Michael Tannenbaum, vice president of mortgages from online lender Social Finance (SoFi), adds that borrowers should make sure they understand the terms, conditions and fees associated with any mortgage loan, regardless of down payment amount.
“For example, we don’t charge prepayment or lender fees,” he says. “We offer a very clean product that is straight forward and easy to understand, but that isn’t always the case with every lender and situation. That’s why it’s critical for the borrower to fully understand what the contract means, especially when working with less than a 20% down payment.”
SoFi offers a mortgage loan product that allows borrowers to put down as little as 10% with no private mortgage insurance requirement. Tannenbaum says loan qualification and approvals are conducted online. “Our company is of the Millennial mindset where an underwritten rate is delivered within a few minutes online. Our product is very transparent and we service all the loans we’ve made.” SoFi is also a unique company because they host a number of meet up events within the markets they service.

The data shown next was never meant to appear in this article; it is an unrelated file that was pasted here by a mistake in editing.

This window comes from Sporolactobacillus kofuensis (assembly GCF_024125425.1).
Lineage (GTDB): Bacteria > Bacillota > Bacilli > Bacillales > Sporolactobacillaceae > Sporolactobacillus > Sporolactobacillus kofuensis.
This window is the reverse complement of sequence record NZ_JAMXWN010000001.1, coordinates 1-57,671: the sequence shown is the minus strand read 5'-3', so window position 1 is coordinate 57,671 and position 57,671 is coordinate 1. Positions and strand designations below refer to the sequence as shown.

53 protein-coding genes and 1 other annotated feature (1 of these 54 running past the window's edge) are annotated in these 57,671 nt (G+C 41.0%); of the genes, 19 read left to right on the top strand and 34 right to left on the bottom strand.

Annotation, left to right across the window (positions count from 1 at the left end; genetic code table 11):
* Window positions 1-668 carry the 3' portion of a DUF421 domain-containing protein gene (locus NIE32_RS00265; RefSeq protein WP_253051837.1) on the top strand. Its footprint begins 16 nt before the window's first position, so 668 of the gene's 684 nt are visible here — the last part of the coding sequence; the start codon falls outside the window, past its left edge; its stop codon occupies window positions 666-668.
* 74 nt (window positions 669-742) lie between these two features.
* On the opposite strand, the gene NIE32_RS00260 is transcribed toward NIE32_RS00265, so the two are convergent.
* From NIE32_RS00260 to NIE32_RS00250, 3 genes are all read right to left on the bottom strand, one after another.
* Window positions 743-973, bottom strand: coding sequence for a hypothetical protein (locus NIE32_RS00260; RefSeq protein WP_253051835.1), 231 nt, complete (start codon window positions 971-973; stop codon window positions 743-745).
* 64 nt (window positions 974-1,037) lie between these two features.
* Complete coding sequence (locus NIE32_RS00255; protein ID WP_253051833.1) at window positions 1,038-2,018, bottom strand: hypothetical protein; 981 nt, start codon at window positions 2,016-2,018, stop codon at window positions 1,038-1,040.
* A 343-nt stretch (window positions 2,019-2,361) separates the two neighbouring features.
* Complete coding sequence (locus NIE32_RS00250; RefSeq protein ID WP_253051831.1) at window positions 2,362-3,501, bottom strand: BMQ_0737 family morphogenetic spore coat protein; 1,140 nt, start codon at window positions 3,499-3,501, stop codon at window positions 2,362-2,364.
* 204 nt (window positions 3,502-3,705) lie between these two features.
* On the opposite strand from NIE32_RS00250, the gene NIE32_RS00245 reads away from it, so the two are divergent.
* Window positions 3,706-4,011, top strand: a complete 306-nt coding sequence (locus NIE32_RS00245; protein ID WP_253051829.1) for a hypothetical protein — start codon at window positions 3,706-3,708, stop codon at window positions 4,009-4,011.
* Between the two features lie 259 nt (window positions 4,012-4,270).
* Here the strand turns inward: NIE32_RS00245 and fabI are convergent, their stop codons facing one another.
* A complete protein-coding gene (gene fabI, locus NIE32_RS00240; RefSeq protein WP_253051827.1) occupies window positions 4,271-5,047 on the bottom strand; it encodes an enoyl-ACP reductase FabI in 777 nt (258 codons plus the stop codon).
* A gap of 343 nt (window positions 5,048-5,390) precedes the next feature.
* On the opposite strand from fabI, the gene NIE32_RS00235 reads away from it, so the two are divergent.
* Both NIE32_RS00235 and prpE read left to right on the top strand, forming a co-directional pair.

“We are currently in 25 states and growing,” Tannenbaum says. “We recently hosted a home buying happy hour where we matched loan officers to borrowers so they could learn more about the home buying process and our products. Although we are online, we still have that human element, which is a natural way for people to learn about products and connect.”
How to Set Yourself Up for Success
While this is true for all borrowers, having squeaky clean credit when faced with a lower down payment is vital to finding the best mortgage program, explains Bill Banfield, vice president of Quicken Loans.
“Don’t shop for a mortgage after you’ve found a home, because you will want to have enough time to ensure your credit truly represents your history,” he says. “In some cases there could be errors or items on your history that can be addressed, which will have an impact on your score.”
Banfield says Quicken offers a variety of options for those are a light on their loan down payment including FHA and VA loans, but also Freddie Mac’s Home Possible mortgage products for borrowers who have as little as 3% down as well as PMI Advantage.
“The point is to talk to a skilled lender before making any decisions on home loans, especially if you have less than 20% for a down payment,” Banfield asserts. “With the different products and scenarios, you should review your financial plan with a lender who knows what is available to best meet your needs.”
Sinha adds that working with a trusted Realtor, who understands the challenges involved in today’s home buying experience can mean the difference between a fab or flop experience. “A Realtor who knows the area and all the risk factors can mean the difference between getting a good deal on a solid home versus a money pit,” Sinha says.